Why should this be tolerated by any parent of an adult child any more than we think it should be tolerated by anyone in an abusive domestic partnership?  At what point does Nancy Lanza’s accommodation of her son’s sensory integration disorder become him controlling or even abusing her?  (Maybe another way to ask this question is:  what’s the line between his disability and being an entitled jerk?)  Would any therapist have advised her to live with him treating her like this?  And finally:  what–given his lack of empathy–made her think that giving him access to firearms was a good idea?

35 thoughts on “Troubled son or abusive partner? Or, when does caring for become enabling?

  1. Well, I do not feel that having a “disease” entitles people to behave poorly. In this I am not fashionable, I know.

    Disease may be an explanation but it is no excuse.


  2. It’s very hard to tell what was going on in that household (though “a combination of mental illnesses/disabilities” — the son’s* and possibly also to some extent the mother’s — seems like a reasonable guess), but I suspect that Nancy Lanza was to some extent the human equivalent of the frog in the slowly-heating pot of water: trying to stay connected to her son in some way, any way, and getting drawn more and more into accepting his worldview as normal or at least acceptable, rather than providing boundaries and a reality check for him (which might or might not have helped him, but probably would have helped her maintain her own grip on reality, and her own identity apart from “Adam’s mother”). Gender norms/roles/expectations certainly played a part in allowing her to become so overwhelmed by her caregiving role (if nothing else, Adam’s father was presumably less susceptible because he was expected to play the breadwinning role).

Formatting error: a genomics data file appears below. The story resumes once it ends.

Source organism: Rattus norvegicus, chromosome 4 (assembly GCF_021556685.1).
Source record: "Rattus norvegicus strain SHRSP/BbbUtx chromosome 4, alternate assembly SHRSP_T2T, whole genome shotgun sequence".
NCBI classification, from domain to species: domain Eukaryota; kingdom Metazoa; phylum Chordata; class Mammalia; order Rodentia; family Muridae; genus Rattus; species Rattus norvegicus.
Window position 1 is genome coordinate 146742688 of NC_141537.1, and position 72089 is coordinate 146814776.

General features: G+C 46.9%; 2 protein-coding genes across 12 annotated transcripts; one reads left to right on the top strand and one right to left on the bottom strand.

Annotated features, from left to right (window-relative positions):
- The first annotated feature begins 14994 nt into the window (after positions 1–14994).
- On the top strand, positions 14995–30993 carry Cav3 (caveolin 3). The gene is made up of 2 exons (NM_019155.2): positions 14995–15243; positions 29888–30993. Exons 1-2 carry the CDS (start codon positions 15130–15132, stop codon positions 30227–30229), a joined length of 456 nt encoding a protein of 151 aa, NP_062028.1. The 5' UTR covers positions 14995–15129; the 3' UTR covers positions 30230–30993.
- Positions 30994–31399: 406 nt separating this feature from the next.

One also, I suspect, has to throw in the ADA, mainstreaming, and deinstitutionalization — all of which come from profoundly well-intentioned places, and have had some very real positive effects, but which have also in some ways increased the expectations for designated caregivers of children with disabilities — who tend to be mothers. I suspect many college professors have had the experience of having, in addition to a number of students with relatively mild mental/developmental disabilities with pretty good coping/compensation skills and a developing sense of their strengths and weaknesses and how they might realistically function in the world, a few students with more serious problems who seem highly unlikely to make it in the work world. I’m never quite sure whether college is the best place for such students; some undoubtedly benefit (from the experience, the education, and/or the degree) but some parents (and students) seem to be using college as a way of prolonging denial/postponing facing the reality that the student probably cannot support hirself, and is probably going to need some sort of lifelong guidance/supervision (or, more optimistically, a long learning/training period, in life skills as much as academic ones, probably combined with an equally long hunt for a job situation that fits hir particular strengths and weaknesses).